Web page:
The ‘more’ may not always be ‘merrier’
The concept seemed to be more of a conspiracy to sideline Sourav Ganguly from the captaincy of the IPL team of Kolkata Knight Riders rather than an attempt to bring about a change in Twenty20 game.
The very thought of probably not having their very own and dear ‘dada’ in the lead role created havoc in his hometown… A roar of resistance erupted... effigies of Buchanan were burnt, slogans chanted… And thus, a mere idea became a conspiracy and a sensational topic for everyone to discuss, just the way I am discussing it now…
Though it is hard to believe that Buchanan had no other intention in mind while framing the ‘rotating captains’ theory (by no other intention, I mean the one mentioned in the couple of paragraphs above), I wouldn’t mind giving him the benefit of doubt.
Let us keep aside the sensational Ganguly-Buchanan spat for a moment and think of the concept alone. Would it really be wise to have different captains for different aspects of the game? What good would it do to have a one skipper for batting, one for bowling, one for fielding and one for the toss as well?
The KKR coach seems to be an advocate of a very popular saying, “The more, the merrier.” But alas, that idiom doesn’t fit every situation.
While narrating his theory to the media, Buchanan said that it is better to have more than one brain working on a game plan. Earlier, in press conference Buchanan said, “I think with Sourav’s help, with [Chris] Gayle’s help, with [Brad] Hodge’s help, with [Brendon] McCullum’s help and with the help of the other players it will work fine.”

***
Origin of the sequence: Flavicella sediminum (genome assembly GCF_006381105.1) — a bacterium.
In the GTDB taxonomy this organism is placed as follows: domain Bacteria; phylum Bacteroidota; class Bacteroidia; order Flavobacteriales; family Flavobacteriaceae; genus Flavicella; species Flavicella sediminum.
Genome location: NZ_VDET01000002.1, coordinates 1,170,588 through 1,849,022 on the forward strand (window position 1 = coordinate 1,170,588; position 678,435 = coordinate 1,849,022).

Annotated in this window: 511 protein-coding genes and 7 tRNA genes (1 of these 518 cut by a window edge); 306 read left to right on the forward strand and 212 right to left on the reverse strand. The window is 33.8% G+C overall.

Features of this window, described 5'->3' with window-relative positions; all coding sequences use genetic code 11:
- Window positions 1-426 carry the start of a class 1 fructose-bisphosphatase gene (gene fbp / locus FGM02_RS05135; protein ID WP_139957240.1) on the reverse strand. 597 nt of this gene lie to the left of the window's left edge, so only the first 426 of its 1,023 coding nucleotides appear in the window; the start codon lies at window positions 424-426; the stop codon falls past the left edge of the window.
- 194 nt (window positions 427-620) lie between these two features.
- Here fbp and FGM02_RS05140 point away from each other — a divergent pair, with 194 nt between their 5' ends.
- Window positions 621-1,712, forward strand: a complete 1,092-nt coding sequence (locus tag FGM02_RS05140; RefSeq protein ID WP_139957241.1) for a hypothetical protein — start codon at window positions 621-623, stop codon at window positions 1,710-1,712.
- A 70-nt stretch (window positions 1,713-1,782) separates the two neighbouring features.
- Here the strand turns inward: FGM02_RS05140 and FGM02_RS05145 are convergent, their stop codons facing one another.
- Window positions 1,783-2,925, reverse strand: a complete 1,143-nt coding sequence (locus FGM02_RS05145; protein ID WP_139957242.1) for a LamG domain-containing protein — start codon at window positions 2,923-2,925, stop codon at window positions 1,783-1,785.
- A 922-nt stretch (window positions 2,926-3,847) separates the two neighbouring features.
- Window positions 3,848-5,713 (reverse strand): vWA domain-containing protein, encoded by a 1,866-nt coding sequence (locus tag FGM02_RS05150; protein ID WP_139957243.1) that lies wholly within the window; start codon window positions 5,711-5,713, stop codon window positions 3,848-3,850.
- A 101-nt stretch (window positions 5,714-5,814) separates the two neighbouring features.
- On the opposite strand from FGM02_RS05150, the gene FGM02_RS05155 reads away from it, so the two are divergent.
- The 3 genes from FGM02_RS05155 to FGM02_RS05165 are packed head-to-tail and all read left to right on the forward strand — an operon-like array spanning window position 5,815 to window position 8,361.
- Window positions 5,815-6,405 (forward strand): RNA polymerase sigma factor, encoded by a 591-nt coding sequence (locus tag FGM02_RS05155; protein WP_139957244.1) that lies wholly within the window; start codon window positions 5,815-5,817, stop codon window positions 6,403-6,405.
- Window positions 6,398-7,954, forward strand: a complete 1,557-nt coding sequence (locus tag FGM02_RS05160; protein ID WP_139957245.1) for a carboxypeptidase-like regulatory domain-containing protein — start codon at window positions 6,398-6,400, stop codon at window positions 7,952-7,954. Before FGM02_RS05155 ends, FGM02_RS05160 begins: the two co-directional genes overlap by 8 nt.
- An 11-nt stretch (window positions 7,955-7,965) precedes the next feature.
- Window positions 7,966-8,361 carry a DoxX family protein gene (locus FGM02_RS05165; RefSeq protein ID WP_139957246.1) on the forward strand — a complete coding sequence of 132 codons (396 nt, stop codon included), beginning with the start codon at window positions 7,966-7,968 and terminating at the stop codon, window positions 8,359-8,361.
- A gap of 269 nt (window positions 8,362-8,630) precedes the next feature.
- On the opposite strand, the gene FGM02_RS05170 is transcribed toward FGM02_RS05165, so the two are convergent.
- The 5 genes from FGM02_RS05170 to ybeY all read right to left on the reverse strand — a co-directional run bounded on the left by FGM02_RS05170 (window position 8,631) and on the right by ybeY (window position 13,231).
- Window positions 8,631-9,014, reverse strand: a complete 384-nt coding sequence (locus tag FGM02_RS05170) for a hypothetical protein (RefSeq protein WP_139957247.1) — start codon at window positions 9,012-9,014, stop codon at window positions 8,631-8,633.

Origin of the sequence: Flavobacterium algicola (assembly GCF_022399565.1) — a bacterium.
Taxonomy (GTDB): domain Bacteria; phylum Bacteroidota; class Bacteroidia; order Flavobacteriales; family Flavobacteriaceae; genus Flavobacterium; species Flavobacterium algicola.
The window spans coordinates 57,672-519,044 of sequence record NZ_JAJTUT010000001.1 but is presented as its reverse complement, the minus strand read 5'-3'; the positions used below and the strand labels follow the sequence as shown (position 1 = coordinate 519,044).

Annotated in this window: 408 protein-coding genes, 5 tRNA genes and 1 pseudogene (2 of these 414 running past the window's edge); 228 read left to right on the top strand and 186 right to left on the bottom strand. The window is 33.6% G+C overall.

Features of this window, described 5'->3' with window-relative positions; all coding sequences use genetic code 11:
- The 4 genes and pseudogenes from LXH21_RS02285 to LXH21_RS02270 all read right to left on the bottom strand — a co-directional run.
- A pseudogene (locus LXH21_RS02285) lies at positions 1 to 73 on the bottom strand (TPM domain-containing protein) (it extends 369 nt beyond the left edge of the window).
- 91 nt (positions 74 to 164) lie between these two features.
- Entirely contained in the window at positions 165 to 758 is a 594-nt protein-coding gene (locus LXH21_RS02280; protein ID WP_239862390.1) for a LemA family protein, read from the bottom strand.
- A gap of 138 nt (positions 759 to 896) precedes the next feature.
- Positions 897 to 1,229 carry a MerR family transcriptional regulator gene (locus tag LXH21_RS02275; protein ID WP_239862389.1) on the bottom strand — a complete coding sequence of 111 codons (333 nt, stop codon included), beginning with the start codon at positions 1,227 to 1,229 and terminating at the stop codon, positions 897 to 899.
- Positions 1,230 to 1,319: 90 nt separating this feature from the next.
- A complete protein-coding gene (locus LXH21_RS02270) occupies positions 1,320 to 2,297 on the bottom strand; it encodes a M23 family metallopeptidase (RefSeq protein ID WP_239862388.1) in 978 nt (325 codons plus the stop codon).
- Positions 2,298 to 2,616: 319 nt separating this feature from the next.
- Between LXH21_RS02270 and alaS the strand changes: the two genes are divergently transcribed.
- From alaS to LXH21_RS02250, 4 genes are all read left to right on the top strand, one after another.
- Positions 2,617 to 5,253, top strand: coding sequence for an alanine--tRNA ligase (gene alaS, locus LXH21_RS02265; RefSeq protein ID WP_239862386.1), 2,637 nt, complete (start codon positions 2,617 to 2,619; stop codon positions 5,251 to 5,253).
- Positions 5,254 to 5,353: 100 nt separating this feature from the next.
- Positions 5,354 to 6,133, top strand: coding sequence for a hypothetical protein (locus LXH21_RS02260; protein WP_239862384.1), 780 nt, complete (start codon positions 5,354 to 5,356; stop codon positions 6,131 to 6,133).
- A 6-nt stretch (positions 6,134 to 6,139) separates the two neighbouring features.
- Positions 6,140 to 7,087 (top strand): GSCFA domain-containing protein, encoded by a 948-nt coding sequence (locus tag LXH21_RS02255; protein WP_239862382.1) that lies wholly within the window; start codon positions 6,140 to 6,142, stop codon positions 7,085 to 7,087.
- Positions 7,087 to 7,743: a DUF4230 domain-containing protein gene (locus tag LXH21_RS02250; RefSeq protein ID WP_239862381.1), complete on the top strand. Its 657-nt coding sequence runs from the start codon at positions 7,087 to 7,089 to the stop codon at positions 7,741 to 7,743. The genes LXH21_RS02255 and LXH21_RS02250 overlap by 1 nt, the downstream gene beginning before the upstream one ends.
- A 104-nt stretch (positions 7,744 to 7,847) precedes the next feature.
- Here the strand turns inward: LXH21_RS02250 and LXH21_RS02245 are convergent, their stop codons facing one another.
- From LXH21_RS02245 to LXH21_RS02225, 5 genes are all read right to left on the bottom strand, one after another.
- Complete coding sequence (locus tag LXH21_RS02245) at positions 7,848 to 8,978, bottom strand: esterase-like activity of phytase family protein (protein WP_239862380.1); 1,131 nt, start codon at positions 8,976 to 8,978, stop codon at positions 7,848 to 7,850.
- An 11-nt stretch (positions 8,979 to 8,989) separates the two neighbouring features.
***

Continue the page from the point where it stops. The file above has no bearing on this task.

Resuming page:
It is evident that the coach wants to have all the best brains of the team to work together and ensure a season for KKR unlike the previous one. But in attempting to improve the situation, Buchanan seems to have ended up messing it further.
The very idea of having to consult different people at different points in the game can lead to a confused situation. A team is led by a single leader, who has his own set of ideas or plans to implement and enforce. Inclusion of more people in the decision making process would do nothing but complicate the whole scenario. Rather than remembering the tactics of the game, it would be a more daunting task for a bowler to remember whom he is supposed to consult regarding his next delivery. “Who was the bowling captain? Was it Gayle of Ganguly?”
Every team is known by the captain it is led by. Team India now has a different charm and style of playing under the current captain MS Dhoni than what it had under Rahul Dravid. Thus, shuffling skippers would not only confuse the team’s style of playing, but also its outlook.
Consider a hypothetical situation where jobs have been segregated for different people and we have four different skippers for a single match. Despite the job specialization, one cannot rule out the possibility of opinions and ego clashes between the four ‘leaders’. Polarization within the team would be inevitable and this would negatively affect the game.
Even a country with a decentralized power system has a single ultimate authority, the President.
South African coach Mickey Arthur voiced the same opinion. “I favour the one-captain situation because everybody in the team is clear about who is in charge at all times,” said the Proteas coach. “If you have more than one guy as leader, you don’t know whom to turn to.”
Many would nullify the argument by simply saying “let us give it a chance”, and things like even “Twenty20 were alien to us when they came, but now it is the most popular of all”. Well, there is no harm in experimenting. The world is always evolving and so can the game of cricket.
With the criticism and the resistance revolving around the ‘rotating captains’ ideology, it is not clear as to what extent the idea would be implemented. Though I fear a complete mess up, I would be lying if I say I would not like to see a glimpse of it.
For only time will tell if the Archimedes of the Kolkata Knight Riders will indeed have a ‘Eureka’ show in South Africa.
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